Op/Ed: New citizens embrace the spirit of United States citizenship

By Terence FarrellChester County Commissioner


Terence Farrell, Chester County Commissioner with U. S. District Court Judge Juan Sanchez, a former Chester County Court of Common Pleas judge.

The Chester County Commissioners’ meetings always begin with the Pledge of Allegiance. The pledge was composed in 1892 by Francis Bellamy and adopted by Congress in 1942, the dark days of World War II.

We take part in this pledge as an expression of loyalty to our flag and to the United States of America. As I stated during Thursday’s meeting, the meaning of our Pledge of Allegiance was never more evident than during Wednesday’s United States Citizenship ceremonies at Temple University.

I was asked by U. S. District Court Judge Juan Sanchez – a former member of the bench of Chester County Common Pleas Court – to be the guest speaker and spoke after Michael E. Kunz, the Clerk of Court for the U.S. District Court for Eastern Pennsylvania, conducted the Oath of Allegiance to those 48 new citizens from 32 different countries. The Pledge of Allegiance was led by Dr. Samuel Hodge, professor of legal studies at Temple University. Judge Sanchez presented each person a citizen’s certificate.

You could tell by looking in their eyes that the oath meant a lot to those new citizens of the United States. Many faced struggles, with and without family members to support them, to become citizens of this country. I told the gathering that we welcomed them to this newest circle of opportunity called American citizenship.  For me, it was a great honor and privilege to join them on this special day

“Citizens, because you have had to choose citizenship in America, and you have not been born into it, you have had to study and become familiar with the founding documents of this great country,” I said. “You know that our Declaration of Independence states, ‘We hold these truths to be self-evident, that all men are created equal, that they are endowed by their Creator with certain inalienable rights, that among these are Life, Liberty and the pursuit of Happiness.’ Our Constitution was established so that ‘we the people,’ the citizenry, might, among other things, “secure the blessings of liberty to ourselves and our posterity.”

Those sacred documents, for which men and women have pledged their honor and shed their blood, for more than two centuries, now apply to all of the new citizens and their children and grandchildren. They are welcome to this grand American experiment.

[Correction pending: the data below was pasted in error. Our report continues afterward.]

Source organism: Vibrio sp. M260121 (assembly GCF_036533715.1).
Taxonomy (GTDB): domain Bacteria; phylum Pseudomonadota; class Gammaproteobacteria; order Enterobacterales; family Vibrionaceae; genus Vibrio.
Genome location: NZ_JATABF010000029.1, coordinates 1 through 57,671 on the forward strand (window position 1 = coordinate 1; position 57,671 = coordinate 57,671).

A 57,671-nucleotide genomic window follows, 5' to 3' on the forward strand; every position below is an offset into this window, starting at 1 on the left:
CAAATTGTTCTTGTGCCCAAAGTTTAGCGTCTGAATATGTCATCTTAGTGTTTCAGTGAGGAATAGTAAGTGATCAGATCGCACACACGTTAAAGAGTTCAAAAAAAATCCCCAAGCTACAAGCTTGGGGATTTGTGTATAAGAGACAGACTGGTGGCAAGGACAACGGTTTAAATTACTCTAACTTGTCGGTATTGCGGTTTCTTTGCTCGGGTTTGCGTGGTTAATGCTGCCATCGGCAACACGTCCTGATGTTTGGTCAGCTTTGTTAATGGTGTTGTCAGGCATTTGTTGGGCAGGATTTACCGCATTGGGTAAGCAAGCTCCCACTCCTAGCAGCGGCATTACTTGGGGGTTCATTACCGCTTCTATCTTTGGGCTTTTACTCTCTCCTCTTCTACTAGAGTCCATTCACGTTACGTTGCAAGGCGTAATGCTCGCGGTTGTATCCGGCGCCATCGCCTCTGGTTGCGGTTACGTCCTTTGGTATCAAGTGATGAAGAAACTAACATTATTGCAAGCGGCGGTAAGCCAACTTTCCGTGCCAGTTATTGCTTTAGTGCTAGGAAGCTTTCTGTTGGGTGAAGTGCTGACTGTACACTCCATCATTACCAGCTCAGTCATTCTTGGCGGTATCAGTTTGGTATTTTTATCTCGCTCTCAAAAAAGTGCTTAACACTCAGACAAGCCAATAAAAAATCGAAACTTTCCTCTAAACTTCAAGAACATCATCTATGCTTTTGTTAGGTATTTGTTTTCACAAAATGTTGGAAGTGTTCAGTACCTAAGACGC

America is not perfect and is evolving as we grow towards those ideals expressed in the Declaration of Independence, the Constitution, and the Bill of Rights. We are a nation of immigrants. Nearly two-thirds of America is an immigrant, the child or grandchild of an immigrant, or married to an immigrant.

Each new citizen had a unique story and made a unique journey in coming to the United States. They made sacrifices. The diversity of America is one of its great strengths, in fact its backbone.

They all have an opportunity to succeed and they didn’t have to look far for an example. Judge Sanchez was born in Puerto Rico, and was sent to this country by his mother as a young boy. He did not speak English, yet went through the school system in New York City and excelled, then attended Law School at the University of Pennsylvania.  He had a distinguished career as a lawyer in Chester County, was elected a judge here, and 10 years ago was elevated to the Federal District Court, where he continues to distinguish himself.

Every time we take part in the Oath of Allegiance, in a commissioners’ meeting or a gathering of new citizens, we should all keep in mind the possibilities and the responsibilities of being a citizen of the United States of America.

In conclusion, I encouraged them to enjoy their new lives as American citizens and quoted Dr. Martin Luther King Jr., who once said, “We may all have come on different ships, but we’re all in the same boat now.”

(Terence Farrell is a Chester County Commissioner. He can be reached at TFarrell@chesco.org.)

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  1. steve says:

    My wife and I stumbled into a citizenship ceremony one day last year while visiting San Antonio, Texas. The new citizens numbered about 180, and most had whole familes with them. There weren’t as many countries represented, as being in Texas they were predominatly Mexican and Indian (Mexican Indian). Everyone was dressed to the nines, an Air Force band was playing patriotic marches…the whole bit. It was amazing to see the total joy of those becoming citizens, and the pride of their families. Most of us go on with our lives without giving a second thought to what we have here., and for these people it was probably the most important thing in their lives. I wonder how many of us could pass the test they had to take to become a citizen?

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